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Diaspora, Appropriation, and Authenticity

Recently Disney released a preview for the new live action Mulan movie. Mulan is, of course, based upon the Ballad of Hua Mulan, a Chinese legend, the first written account of which dates back to roughly the 5th – 6th century. Hua Mulan, a girl who shows filial piety by taking her ailing father’s place and fighting as a soldier, is a beloved folk hero, is well-known to Chinese all over the world. When Disney created the animated film in 1998 it was perhaps the first time a Chinese folk story became well known to audiences worldwide.

Astute viewers of the live-action preview noticed something interesting about the setting – amidst the sweeping landscapes, a Hakka (ke-jia in Mandarin) tulou, or roundhouse, is visible. On Twitter, some grumbled about authenticity, as Mulan’s story certainly did not originate in Fujian, or anywhere in south China. In fact, if Disney intended to make an entirely authentic Mulan, then Mulan herself woul td likely not even be Han Chinese, but rather Xianbei, a semi-nomadic group that ruled northern China during the time the ballad was written. In the ballad, Mulan herself uses the term ke-han, which means “khan,” when she refers to the emperor. This corresponds with how the Xianbei emperors styled themselves. It is even possible that Mulan was not Chinese at all, but a story borrowed from some Central Asian group, the original long since lost to time. 

Nevertheless, ask anyone in China, and depending on their level of education and interest in history, you might hear that Hua Mulan was certainly Han Chinese. Some will tell you she was likely a northern nomad of some sort (I posed this question to my own husband, and to his credit, he knew she was likely not Han). One thing they will all agree upon is that, regardless of where the story originated, Mulan is a Chinese story. Her story has been told in Han households, in ethnic Hmong households, in Vietnamese-Chinese households, in Chinese-American households, and yes, in Hakka households.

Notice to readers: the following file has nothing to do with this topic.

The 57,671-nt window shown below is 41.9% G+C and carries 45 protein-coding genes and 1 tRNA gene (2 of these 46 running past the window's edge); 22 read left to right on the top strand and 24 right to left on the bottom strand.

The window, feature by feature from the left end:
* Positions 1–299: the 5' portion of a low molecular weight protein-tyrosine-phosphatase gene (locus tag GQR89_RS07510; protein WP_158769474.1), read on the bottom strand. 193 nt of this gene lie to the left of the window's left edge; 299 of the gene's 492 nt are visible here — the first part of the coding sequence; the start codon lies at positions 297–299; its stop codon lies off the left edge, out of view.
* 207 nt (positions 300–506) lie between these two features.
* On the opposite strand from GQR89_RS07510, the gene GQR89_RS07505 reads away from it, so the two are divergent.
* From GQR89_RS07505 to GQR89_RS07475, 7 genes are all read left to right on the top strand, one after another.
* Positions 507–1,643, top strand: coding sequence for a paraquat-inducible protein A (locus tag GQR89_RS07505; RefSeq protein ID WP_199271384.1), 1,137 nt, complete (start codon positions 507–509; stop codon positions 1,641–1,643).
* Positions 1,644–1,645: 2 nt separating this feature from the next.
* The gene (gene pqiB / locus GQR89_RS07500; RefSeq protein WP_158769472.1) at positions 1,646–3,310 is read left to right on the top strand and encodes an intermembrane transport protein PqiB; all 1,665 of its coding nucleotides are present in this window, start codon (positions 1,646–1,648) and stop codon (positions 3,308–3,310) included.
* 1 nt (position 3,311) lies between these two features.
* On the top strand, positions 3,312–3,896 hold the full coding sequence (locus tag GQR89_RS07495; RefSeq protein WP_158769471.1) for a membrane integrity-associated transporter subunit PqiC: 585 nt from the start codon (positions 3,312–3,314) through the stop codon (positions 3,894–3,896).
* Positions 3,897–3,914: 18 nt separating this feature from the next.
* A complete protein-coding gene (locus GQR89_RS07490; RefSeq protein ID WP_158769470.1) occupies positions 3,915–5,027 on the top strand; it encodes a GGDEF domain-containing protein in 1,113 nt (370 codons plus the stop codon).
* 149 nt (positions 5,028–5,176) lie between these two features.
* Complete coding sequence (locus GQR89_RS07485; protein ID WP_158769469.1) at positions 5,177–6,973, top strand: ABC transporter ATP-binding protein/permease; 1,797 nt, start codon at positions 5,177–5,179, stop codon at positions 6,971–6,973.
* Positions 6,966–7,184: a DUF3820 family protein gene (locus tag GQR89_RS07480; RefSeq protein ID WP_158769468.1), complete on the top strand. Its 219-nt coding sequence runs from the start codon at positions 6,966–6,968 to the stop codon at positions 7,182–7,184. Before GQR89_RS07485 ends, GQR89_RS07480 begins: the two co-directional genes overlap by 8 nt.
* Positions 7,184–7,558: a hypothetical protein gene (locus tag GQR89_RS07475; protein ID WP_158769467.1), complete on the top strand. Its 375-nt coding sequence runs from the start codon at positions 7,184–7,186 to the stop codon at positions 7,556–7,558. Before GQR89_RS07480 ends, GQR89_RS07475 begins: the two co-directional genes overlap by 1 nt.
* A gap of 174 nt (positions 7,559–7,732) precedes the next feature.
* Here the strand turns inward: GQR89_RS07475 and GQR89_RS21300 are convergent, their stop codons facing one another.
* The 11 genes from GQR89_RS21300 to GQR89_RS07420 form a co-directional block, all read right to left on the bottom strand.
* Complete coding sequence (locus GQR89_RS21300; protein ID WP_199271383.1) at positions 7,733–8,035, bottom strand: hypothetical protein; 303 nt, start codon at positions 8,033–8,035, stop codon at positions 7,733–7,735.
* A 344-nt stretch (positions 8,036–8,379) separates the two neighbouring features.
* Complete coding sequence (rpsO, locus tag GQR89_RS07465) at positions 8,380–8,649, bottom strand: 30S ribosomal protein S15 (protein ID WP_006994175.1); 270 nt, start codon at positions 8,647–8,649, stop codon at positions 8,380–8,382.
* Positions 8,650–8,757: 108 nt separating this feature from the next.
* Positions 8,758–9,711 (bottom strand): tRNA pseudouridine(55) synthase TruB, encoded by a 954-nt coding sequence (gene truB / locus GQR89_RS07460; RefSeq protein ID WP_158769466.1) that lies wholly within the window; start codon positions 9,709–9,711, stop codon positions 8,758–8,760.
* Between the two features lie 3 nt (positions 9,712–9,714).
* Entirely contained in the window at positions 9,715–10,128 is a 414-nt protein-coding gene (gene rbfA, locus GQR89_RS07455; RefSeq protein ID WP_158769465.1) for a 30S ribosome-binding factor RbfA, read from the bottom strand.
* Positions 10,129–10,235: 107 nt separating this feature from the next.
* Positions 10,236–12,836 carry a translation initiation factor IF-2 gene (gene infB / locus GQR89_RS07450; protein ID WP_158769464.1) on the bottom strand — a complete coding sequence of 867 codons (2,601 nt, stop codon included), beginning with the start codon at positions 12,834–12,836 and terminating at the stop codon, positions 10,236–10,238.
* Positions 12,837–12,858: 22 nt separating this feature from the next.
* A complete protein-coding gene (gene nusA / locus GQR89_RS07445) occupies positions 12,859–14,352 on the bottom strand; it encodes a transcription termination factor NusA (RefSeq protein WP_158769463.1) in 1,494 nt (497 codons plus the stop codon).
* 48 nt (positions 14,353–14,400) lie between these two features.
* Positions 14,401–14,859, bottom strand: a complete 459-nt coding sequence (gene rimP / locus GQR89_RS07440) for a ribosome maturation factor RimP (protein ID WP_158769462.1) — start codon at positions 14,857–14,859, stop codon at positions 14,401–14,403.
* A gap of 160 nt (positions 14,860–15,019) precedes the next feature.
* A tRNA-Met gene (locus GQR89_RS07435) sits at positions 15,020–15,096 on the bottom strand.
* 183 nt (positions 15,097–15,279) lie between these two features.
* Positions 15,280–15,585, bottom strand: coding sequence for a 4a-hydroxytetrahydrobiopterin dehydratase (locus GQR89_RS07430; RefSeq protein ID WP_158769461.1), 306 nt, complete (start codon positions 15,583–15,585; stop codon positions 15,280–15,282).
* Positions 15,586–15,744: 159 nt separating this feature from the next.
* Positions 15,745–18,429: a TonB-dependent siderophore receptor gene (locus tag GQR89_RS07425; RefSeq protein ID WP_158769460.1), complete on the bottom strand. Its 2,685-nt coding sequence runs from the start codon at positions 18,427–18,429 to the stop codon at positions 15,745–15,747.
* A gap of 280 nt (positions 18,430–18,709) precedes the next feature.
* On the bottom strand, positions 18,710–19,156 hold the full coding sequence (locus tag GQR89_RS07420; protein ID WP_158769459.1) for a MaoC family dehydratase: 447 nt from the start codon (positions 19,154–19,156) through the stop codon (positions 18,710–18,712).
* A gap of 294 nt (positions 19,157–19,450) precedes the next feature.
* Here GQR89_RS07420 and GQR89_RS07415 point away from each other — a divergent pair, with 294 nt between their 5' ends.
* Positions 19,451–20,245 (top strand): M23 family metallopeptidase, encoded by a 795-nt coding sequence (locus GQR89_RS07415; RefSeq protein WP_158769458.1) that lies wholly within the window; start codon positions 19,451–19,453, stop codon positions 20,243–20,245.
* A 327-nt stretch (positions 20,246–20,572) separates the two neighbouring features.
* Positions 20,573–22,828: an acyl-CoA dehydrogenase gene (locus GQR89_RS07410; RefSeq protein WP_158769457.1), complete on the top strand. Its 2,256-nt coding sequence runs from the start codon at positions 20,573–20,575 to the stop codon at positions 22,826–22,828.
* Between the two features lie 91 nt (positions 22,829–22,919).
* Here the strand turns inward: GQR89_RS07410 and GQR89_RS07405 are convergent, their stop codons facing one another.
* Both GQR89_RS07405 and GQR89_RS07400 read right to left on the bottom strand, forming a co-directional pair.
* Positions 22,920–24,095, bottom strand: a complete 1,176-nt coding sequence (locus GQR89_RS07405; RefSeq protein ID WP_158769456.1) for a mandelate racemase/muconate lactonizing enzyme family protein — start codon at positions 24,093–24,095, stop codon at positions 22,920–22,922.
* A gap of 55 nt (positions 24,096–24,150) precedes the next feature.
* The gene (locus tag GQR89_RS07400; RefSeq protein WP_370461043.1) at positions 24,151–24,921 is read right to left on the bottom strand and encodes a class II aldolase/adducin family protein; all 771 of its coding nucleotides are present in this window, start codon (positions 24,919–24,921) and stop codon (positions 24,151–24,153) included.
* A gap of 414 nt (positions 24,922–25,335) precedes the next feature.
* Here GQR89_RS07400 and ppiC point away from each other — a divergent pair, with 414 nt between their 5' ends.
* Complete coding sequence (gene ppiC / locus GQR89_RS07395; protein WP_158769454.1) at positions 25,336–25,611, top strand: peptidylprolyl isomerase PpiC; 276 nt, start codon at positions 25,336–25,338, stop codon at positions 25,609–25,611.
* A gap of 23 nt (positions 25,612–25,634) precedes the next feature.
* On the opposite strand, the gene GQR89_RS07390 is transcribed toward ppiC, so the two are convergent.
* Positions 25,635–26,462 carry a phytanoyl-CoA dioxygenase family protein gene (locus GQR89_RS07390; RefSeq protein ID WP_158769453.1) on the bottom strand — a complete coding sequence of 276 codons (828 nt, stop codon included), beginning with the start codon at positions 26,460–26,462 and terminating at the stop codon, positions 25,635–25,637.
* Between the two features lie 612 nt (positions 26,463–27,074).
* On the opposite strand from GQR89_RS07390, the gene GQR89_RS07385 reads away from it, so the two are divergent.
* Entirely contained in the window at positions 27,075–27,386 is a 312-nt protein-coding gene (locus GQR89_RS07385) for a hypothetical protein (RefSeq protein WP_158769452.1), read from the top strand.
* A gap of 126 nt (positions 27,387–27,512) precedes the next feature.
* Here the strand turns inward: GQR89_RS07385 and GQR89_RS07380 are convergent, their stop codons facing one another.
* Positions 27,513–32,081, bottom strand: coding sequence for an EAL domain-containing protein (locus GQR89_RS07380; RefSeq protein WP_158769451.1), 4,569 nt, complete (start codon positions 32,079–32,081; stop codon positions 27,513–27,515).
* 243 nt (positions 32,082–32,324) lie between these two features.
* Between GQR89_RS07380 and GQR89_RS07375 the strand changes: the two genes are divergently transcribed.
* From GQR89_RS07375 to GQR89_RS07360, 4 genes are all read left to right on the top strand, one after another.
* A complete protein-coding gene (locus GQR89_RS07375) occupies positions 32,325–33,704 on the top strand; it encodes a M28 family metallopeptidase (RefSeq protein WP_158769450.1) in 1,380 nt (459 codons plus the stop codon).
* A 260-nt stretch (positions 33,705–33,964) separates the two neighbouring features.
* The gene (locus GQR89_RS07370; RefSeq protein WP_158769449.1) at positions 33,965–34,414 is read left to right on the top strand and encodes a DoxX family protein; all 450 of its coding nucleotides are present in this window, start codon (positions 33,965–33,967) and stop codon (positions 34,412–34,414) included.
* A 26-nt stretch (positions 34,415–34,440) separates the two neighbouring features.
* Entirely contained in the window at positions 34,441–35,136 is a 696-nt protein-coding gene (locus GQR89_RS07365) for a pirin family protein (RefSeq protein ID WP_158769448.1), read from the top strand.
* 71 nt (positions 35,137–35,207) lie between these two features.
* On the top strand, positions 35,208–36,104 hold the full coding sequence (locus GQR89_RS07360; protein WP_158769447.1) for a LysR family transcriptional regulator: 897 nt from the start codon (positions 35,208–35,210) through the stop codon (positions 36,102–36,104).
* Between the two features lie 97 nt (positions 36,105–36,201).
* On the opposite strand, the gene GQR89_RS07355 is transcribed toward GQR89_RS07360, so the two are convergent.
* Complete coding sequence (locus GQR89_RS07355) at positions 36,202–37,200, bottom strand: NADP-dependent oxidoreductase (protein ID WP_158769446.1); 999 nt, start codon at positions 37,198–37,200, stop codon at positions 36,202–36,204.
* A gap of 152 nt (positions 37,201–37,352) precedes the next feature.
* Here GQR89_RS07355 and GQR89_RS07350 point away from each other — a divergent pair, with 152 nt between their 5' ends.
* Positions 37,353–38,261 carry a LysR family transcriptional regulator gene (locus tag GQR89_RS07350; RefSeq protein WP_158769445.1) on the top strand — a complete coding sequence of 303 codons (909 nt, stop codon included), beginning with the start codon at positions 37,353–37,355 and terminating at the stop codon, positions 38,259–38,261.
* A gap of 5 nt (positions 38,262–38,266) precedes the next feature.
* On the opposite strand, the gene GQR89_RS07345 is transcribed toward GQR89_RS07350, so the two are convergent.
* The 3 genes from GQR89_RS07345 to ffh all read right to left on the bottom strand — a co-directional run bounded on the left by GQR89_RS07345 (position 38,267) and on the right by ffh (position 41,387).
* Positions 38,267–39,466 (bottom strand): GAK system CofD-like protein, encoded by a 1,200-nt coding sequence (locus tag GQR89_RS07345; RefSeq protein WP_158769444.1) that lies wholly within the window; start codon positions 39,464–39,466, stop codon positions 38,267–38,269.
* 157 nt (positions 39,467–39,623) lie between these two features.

Chinese culture is a culture of diaspora, in fact, one of the most widespread diasporas in all of history. Chinese people live in nearly every corner of the earth, and, as communities, they tend to retain at least some of their home culture, bringing it with them no matter where they go. Diaspora makes the ideas of authenticity, of ownership of culture, and ultimately, cultural appropriation, tricky things indeed. Which culture lays claim to the Ballad of Hua Mulan? Which telling, as the story was told and retold, over years, over centuries, over millennia, is the true telling, when even the earliest written record of the ballad is certainly not the original – that was most likely lost to time, as so many stories in our ancient oral traditions were? If a Hakka child who grew up hearing the story of Hua Mulan, envisioning Hua Mulan in her own image, feels represented by a Mulan living in a tulou, is that wrong? In chasing authenticity, eager to assign ownership to culture, myths, legends and stories, do we exclude those cultures of diaspora, of mixing and blending?

Chinese culture is not, despite misconceptions to the contrary, a mono-culture. Nor was it, historically, particularly secluded until late imperial times. Chinese culture was expansive, a culture of conquest, a culture of trade, a culture of exchange. Even today, in modern China, there are Russians who live in China, not as immigrants, but as native-born Chinese. They speak fluent Chinese, their children attend Chinese schools, and they often have never stepped foot into Russia’s borders. China recognizes “Russian” as one of its fifty-six ethnic minorities. So then, are the Russian folk stories these Russian-Chinese tell, not also Chinese stories? If not, why not? How do we define the ownership of stories when the very essence of culture itself, and some cultures much moreso than others, is an ill-defined thing, something shifting and changing  throughout history as people move about the world and come into contact with one another.